Unfortunately, it’s not unusual for many startups to either bury their value proposition in buzzwords or trite, meaningless slogans neglecting to highlight it in their marketing or on their website – or it’s so vague they have difficulty identifying it at all!

“Many entrepreneurs lost out, due to never truly articulating a compelling value proposition,” says Michael Skok, VC and Forbes contributor. “Establishing a substantive value proposition is critical if you want to start the journey from your ‘idea’ to building a successful company.”

Your startup’s value proposition is arguably the most important component of your overall messaging, for marketing and otherwise. Startups that can’t identify and clearly convey their unique value proposition will be challenged when it comes to converting sales, growing the business, engaging with potential investors, and becoming market leaders.

You don’t need a huge marketing budget to clearly articulate what makes your business uniquely beneficial – just careful consideration of your product or service from the perspective of your users. It only has to be as long as a headline, sub-headline, and maybe a few succinct bullet points.

Thoroughly Identify Your Customer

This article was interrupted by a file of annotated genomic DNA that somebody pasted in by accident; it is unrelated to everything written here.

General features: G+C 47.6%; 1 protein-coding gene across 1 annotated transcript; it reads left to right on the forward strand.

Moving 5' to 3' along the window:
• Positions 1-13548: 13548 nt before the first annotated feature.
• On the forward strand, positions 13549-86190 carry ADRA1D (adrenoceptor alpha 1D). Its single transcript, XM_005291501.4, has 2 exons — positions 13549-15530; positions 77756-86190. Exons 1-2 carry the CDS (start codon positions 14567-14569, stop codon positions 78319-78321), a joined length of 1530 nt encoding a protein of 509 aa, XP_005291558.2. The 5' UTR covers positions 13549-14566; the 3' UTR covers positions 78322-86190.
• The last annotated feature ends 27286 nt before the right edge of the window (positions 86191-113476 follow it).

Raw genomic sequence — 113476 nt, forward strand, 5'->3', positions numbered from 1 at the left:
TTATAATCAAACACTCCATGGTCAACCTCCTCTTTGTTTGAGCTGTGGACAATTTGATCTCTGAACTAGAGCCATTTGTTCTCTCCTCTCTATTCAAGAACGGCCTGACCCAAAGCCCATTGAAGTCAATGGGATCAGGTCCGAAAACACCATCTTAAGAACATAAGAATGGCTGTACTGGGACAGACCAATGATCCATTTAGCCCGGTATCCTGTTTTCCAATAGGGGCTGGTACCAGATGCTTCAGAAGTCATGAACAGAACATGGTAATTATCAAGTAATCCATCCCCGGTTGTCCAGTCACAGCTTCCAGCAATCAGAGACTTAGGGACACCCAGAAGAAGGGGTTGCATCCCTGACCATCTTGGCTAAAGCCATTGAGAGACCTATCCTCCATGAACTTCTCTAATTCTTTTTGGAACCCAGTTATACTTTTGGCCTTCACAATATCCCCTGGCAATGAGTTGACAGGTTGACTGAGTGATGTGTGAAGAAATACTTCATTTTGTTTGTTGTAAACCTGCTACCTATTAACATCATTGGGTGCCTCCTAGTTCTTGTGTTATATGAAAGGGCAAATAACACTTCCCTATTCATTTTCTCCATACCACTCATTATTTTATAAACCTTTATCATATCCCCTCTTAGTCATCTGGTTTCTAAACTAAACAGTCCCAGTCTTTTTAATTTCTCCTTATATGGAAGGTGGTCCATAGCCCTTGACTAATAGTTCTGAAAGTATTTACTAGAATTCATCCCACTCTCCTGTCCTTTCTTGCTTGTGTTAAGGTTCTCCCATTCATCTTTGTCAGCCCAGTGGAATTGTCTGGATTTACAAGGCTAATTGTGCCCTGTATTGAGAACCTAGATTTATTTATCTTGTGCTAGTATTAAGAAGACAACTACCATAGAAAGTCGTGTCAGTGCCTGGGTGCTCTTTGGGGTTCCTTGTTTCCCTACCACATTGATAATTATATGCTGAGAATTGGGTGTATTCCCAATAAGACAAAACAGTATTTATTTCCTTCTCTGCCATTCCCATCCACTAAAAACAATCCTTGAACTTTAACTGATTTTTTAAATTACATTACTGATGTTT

Identifying your target, your customer, is fundamental to the process of creating an effective, yet realistic growth strategy. If you don’t clearly understand your target, you’re less likely to provide your customers with what they really need. In fact, chances are greater you’ll iterate on the wrong product enhancements, run with inaccurate marketing messages, and other costly mistakes.

There are several ways to help  identify your customers:

  • Draw on Personal Networks: Don’t be afraid to tap your personal network — friends, family, colleagues, funders, mentors — for feedback and to help examine your product or service. You can use their feedback to help validate – or not – the assumptions and hypotheses you’ve come up with.
  • Launch a survey: Issue surveys via social media, email, or newsletters. Ask pointed questions with regards to the problem you’ve identified and gather feedback to validate.
  • Analyze Market Data: Look to your competitors for information and insights related to target markets. To whom does your competition market? Why do they choose to use them? How are the competition effectively addressing your target and the problem?